Rehabilitation Incorporating Gait Training Devices for Chronic Ankle Instability

Donovan, Luke, Education - Curry School of Education, University of Virginia
Hertel, Jay, Curry School of Education, University of Virginia

Context: Individuals with chronic ankle instability (CAI) have deficits in neuromuscular control and altered movement patterns. Ankle destabilization devices have been shown to increase lower extremity muscle activity during functional tasks and may be a useful tool in improving common deficits and self-reported function. Objective: To determine whether a 4-week rehabilitation program that includes ankle destabilization devices (Device) has greater beneficial effects on self-reported function, ankle range of motion (ROM), ankle strength and balance compared to rehabilitation without destabilization devices (No Device) in CAI patients. Design: Single-blind randomized controlled trial. Setting: Athletic training laboratory. Patients or Other Participants: Twenty-six participants with CAI (age=21.34, sex=(M=7,F=19), height=168.96cm, weight=70.73kg). Interventions: Participants completed baseline self-reported function questionnaires, ROM, strength, balance measures and were randomized into no device and device groups. Both groups completed 4-weeks of supervised rehabilitation with or without destabilization devices and then repeated the questionnaires, ROM, strength, and balance measures. Main Outcome Measures: Self reported function, strength, static balance, and dynamic balance. All measures were compared using a mixed-model ANOVA and appropriate post-hoc tests with a priori significance level of P≤0.05. Results: There were no significant differences between the no device and device groups in self-reported function, ROM, strength or balance after rehabilitation. However, both groups had significant improvements in self-reported function, ROM, strength and balance after rehabilitation. Conclusion: Incorporating ankle destabilization devices into rehabilitation is not more effective at improving self-reported function, ROM, strength and balance when compared to traditional rehabilitation tools as both interventions resulted in similar improvements. Progressive impairment-based rehabilitation is effective at improving clinical outcomes associated with CAI and should be used when treating CAI.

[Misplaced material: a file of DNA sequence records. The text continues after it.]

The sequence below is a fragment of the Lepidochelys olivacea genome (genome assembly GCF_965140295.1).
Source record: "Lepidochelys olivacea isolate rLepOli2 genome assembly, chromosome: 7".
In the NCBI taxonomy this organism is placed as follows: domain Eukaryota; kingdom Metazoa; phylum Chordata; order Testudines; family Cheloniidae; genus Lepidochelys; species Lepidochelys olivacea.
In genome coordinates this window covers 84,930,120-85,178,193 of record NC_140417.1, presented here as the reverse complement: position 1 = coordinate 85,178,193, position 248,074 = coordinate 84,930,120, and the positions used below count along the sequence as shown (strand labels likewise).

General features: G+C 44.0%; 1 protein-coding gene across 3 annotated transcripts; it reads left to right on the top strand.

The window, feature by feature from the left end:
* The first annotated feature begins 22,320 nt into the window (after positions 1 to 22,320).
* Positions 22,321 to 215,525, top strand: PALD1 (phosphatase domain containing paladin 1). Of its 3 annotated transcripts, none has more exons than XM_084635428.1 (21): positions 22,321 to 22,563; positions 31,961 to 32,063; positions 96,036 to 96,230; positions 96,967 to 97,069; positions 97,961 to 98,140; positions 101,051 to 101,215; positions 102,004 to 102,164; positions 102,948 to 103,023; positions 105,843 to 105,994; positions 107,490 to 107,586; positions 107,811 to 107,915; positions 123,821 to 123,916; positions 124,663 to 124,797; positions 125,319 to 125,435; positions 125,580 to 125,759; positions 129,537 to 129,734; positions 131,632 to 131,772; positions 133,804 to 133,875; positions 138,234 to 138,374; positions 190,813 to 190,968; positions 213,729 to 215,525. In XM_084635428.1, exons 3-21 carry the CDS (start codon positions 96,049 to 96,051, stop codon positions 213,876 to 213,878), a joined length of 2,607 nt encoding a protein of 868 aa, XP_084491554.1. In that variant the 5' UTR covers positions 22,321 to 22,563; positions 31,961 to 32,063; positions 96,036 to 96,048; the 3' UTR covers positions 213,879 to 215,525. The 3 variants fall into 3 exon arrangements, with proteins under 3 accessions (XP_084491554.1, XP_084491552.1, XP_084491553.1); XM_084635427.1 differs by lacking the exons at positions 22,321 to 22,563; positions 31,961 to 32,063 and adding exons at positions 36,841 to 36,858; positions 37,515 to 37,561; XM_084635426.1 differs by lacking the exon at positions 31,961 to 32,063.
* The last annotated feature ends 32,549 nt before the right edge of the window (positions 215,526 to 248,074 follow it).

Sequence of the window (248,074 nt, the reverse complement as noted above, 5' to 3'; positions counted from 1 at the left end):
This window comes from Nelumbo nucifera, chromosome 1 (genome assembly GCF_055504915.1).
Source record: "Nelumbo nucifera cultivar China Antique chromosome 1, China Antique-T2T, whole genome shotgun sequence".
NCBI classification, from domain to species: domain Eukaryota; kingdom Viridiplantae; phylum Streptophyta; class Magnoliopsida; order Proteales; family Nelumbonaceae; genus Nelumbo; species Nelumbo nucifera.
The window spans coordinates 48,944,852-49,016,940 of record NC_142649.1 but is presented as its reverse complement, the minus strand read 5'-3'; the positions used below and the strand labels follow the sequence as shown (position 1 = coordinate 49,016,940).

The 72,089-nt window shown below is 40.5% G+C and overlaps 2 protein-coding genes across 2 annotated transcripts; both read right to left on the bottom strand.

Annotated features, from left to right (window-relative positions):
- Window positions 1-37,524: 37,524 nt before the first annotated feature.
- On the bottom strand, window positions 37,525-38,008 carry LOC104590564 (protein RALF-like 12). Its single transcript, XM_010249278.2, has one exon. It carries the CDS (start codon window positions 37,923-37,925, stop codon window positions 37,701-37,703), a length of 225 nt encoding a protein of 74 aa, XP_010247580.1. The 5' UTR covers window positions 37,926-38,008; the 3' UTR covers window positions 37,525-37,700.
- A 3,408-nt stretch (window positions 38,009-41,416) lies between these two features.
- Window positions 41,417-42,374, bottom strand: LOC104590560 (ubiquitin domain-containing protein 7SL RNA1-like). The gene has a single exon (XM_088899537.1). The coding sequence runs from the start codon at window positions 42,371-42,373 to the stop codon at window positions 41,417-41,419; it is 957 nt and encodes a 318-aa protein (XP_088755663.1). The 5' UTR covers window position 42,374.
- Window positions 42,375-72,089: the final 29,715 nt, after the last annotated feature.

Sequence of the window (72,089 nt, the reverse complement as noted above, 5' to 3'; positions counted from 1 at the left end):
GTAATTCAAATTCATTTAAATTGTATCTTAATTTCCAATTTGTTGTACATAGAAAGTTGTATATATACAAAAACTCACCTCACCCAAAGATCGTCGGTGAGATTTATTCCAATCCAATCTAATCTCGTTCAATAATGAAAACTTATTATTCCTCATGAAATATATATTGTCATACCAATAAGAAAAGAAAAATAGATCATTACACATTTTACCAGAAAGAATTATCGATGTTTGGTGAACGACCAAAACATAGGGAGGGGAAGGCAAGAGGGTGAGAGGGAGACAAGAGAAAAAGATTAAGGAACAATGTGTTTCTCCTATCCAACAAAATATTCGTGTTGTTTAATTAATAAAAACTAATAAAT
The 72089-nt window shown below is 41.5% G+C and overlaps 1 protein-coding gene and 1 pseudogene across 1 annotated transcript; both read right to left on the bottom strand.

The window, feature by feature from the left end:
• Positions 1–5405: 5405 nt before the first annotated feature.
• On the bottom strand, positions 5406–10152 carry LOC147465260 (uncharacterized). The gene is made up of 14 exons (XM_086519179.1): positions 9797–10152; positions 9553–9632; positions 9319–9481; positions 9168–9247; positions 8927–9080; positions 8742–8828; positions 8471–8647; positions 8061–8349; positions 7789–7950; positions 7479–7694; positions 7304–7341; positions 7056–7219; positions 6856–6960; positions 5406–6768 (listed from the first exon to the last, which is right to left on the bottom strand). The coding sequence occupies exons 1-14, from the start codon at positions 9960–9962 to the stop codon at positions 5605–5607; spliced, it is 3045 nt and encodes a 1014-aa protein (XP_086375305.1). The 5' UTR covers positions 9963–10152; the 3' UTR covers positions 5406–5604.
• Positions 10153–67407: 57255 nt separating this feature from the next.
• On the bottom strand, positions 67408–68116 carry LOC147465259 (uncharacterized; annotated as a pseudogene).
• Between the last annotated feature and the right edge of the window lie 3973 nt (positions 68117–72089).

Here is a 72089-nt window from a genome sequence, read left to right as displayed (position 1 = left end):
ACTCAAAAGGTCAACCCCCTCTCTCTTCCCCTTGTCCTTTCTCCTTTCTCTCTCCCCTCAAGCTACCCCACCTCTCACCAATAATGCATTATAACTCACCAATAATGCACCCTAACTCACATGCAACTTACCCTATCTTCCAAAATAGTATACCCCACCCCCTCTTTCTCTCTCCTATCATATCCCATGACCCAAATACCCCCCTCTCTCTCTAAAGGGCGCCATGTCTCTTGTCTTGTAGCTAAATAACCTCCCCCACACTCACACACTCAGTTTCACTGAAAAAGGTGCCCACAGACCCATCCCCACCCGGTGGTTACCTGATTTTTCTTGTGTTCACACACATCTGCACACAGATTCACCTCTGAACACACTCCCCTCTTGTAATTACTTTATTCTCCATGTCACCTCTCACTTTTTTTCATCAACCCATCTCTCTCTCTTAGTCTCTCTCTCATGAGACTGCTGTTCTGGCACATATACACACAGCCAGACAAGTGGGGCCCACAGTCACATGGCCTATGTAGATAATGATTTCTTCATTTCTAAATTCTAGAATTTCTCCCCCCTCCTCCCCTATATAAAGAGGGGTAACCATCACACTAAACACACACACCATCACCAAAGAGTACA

PHD (Doctor of Philosophy)
center of pressure, gait, strength
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